waldorf homeschooling

Finding Inner Security

“Knowledge in respect of the human self — that is, self-knowledge — is one of the means of ensuring inner security and our true alignment in the order of life's development. The impulse to self-knowledge is found in every soul; it may be more or less unconscious, but it is always present. It may vent itself in quite indefinite feelings which, welling up from the depths of the soul, create an impression of dissatisfaction with life. Such feelings are often wrongly explained, and their alleviation sought in the outer circumstances of life. Though we are often unconscious of its nature, fear of these feelings obsesses us. If we could overcome this anxiety we should realize that no external measures, but only a thorough knowledge of the human being, can prove helpful. But this thorough knowledge requires that we should really feel the resistance of the two obstacles which human knowledge is liable to encounter when it would enter more deeply into the knowledge of the human being. They consist of two illusions, towering as two cliffs, between which we cannot advance in our pursuit of knowledge until we have experienced their true nature.” - Rudolf Steiner, Stuttgart in 1908, CW 35

I found this quote after my weekly talk with Christopher Bamford. I shared that six years ago my husband and I downsized into a family life where we all could be together and be ourselves, a life that feels like a favorite pair of jeans.

We opted out of Kindergarten with our boys to explore the world of homeschooling in 2014. We began with the support of the Treehouse Learning Community, a Waldorf-inspired class for homeschoolers in Georgetown, Texas and found a group of families who celebrated the freedom to guide their children according to their needs and to nurture them through nature, storytelling, and the arts.

We did not know why handcrafts and storytelling were so crucial in nurturing the spirit and minds of children. We did not realize that homeschooling with the indications of Rudolf Steiner nurtures the entire family.

We found a subtle gift that weaves into your life with new rhythms and seasonal festivals. We found a philosophy of life that allows each parent to take the ideas into their mind and spirit and decide for themselves what that means to them. It is never imposing, but rather encouraging and enriching in so many aspects of your life.

It changed how we see education.

We are still homeschooling, although earlier this year my husband took responsibility for the daily lessons. The boys are learning that to be guided in learning by someone that loves you and loves the subject matter has the most significant effect on your success. They are excited to share their latest math discovery or a tale of the middle ages. After a long spring Saturday outside, running from backyard to backyard with friends, they are ready to come in and share their new kitchen skills and their latest recipe - pad thai anyone?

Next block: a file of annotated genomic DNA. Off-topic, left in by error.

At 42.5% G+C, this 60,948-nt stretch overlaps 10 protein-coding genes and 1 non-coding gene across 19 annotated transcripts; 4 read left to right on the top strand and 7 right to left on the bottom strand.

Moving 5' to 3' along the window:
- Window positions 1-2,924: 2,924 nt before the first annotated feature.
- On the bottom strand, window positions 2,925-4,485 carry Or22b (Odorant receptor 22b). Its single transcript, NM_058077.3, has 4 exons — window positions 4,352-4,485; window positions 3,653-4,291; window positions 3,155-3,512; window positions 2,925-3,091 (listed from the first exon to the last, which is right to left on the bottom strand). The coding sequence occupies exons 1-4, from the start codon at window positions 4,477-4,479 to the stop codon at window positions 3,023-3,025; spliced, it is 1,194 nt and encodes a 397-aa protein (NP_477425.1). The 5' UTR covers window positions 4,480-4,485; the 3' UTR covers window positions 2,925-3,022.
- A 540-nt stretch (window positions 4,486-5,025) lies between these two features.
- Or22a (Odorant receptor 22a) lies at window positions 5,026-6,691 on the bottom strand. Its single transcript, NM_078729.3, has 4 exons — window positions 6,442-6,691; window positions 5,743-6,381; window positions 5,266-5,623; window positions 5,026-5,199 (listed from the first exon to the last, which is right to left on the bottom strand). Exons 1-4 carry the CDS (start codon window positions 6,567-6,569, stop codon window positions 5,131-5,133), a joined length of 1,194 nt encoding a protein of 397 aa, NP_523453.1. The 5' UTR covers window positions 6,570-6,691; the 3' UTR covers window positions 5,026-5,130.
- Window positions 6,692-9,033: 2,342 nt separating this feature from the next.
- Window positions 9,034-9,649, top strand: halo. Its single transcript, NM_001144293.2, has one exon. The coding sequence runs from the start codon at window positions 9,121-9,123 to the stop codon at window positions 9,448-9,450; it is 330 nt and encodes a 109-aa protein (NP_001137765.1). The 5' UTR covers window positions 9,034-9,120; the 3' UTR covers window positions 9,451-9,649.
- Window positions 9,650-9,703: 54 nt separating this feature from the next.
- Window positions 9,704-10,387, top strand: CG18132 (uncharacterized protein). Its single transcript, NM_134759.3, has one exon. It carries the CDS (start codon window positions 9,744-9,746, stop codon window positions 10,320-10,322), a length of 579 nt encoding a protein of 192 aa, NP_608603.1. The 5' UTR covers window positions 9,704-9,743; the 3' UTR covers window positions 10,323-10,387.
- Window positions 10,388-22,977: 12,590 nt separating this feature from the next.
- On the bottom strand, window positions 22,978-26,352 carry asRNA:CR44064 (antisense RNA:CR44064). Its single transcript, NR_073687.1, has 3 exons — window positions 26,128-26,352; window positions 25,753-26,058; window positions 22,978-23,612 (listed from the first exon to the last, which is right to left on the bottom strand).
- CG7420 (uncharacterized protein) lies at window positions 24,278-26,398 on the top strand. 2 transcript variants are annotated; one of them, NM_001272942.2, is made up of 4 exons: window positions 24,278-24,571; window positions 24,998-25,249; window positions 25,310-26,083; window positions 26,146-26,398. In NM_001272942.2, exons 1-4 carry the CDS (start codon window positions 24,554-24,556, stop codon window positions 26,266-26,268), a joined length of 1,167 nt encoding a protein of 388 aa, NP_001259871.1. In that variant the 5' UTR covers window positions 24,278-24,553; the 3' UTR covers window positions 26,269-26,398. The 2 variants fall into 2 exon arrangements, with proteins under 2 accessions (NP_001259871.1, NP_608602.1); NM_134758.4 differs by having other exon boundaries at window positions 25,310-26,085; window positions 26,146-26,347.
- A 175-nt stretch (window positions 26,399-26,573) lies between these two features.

“The soul has a natural trust in thinking. It feels that it would inevitably lose all certainty in life if it were unable to have this trust. Healthy soul life ceases when doubt in thinking begins.” - Rudolf Steiner, The Threshold of the Spiritual World: Aphoristic Contemplations (CW 17), Chadwick Library Edition

Our children come to us to teach us that to be happy, truly happy, we must pursue our self- knowledge to experience our true nature and push away the noisy modern world of doubt. It is they who show us that we once had that natural connection to certainty and will bring us by the hand back to ourselves.

The Task of Education is Connected with the Development of Humanity

Now that I am at the beginning of what I actually want to dis-

cuss about education, you can see that I do not wish to begin

with some theoretical discussion, but rather with a feeling. We

cannot begin with a pedagogy of rules, but with a feeling. We

must feel that the content of the human soul has been given to

those who are to teach and educate young people. It is healthy to

feel within ourselves the future of humanity. That is the proper

starting point, not whether we know one thing or another, but

when we feel that the entire task of education is connected with

the development of humanity. - Rudolf Steiner